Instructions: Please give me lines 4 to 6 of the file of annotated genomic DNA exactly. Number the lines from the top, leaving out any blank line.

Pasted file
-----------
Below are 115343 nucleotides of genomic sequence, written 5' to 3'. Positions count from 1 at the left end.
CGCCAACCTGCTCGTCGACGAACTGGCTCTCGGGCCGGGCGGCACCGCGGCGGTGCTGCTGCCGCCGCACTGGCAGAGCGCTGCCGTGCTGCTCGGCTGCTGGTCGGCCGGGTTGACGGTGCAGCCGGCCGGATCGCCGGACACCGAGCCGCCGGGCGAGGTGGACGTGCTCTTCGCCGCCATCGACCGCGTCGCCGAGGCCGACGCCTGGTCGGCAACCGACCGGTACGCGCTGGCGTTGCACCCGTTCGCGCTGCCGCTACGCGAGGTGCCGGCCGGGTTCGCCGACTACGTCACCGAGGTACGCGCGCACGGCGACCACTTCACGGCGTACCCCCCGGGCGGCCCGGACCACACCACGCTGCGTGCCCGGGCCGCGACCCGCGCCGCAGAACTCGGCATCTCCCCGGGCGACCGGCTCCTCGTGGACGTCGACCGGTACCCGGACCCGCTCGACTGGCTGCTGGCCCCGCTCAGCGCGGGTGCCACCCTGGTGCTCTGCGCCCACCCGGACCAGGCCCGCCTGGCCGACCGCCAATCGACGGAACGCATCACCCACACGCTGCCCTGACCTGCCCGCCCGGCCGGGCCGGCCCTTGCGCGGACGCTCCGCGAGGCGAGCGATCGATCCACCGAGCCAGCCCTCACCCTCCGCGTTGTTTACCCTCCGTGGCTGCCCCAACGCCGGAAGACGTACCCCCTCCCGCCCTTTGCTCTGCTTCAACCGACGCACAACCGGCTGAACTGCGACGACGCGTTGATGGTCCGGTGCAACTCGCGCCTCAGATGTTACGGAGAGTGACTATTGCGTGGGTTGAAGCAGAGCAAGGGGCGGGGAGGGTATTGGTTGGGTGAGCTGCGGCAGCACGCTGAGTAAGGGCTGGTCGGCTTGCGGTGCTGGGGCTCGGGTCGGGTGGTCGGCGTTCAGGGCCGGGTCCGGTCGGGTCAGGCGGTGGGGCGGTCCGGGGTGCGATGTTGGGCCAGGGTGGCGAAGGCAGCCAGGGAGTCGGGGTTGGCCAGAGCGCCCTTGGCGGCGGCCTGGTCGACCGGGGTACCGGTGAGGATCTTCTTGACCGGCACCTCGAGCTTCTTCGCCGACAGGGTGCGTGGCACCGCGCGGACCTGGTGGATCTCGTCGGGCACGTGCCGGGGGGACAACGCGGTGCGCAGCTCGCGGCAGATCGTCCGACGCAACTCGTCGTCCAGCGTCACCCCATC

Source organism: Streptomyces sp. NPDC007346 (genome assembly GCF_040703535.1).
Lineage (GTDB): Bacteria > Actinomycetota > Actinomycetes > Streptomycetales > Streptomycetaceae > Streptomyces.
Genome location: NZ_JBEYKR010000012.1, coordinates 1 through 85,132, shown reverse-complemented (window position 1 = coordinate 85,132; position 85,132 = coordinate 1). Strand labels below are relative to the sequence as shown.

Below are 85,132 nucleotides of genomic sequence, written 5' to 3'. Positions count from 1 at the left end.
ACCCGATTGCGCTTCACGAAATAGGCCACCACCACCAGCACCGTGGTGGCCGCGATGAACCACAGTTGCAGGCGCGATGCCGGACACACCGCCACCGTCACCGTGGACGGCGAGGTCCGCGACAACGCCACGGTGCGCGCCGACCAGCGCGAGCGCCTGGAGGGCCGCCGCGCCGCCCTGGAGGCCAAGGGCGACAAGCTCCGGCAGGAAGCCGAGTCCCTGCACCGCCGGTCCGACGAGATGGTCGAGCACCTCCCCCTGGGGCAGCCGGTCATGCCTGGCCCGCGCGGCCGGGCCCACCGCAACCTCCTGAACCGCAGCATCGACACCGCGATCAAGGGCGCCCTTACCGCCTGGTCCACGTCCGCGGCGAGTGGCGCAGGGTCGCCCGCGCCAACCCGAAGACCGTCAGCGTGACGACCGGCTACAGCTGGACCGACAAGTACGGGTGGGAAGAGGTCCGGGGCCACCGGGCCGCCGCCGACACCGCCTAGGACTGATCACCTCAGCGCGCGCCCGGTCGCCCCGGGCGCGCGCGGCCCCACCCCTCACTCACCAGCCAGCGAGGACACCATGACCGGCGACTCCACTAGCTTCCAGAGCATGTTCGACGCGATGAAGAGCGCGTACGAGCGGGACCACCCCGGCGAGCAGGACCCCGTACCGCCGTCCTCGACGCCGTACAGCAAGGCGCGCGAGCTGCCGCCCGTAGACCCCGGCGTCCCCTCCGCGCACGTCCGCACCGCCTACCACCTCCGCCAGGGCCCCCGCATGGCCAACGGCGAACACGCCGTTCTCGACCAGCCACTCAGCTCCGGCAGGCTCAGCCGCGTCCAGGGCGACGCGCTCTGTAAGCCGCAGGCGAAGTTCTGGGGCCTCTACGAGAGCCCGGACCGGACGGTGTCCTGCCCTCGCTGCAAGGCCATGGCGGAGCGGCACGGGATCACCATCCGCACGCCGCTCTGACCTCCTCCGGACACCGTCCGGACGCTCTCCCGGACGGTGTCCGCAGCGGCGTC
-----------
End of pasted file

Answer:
Lineage (GTDB): Bacteria > Actinomycetota > Actinomycetes > Streptomycetales > Streptomycetaceae > Streptomyces.
Genome location: NZ_JBEYKR010000012.1, coordinates 1 through 85,132, shown reverse-complemented (window position 1 = coordinate 85,132; position 85,132 = coordinate 1). Strand labels below are relative to the sequence as shown.

Below are 85,132 nucleotides of genomic sequence, written 5' to 3'. Positions count from 1 at the left end.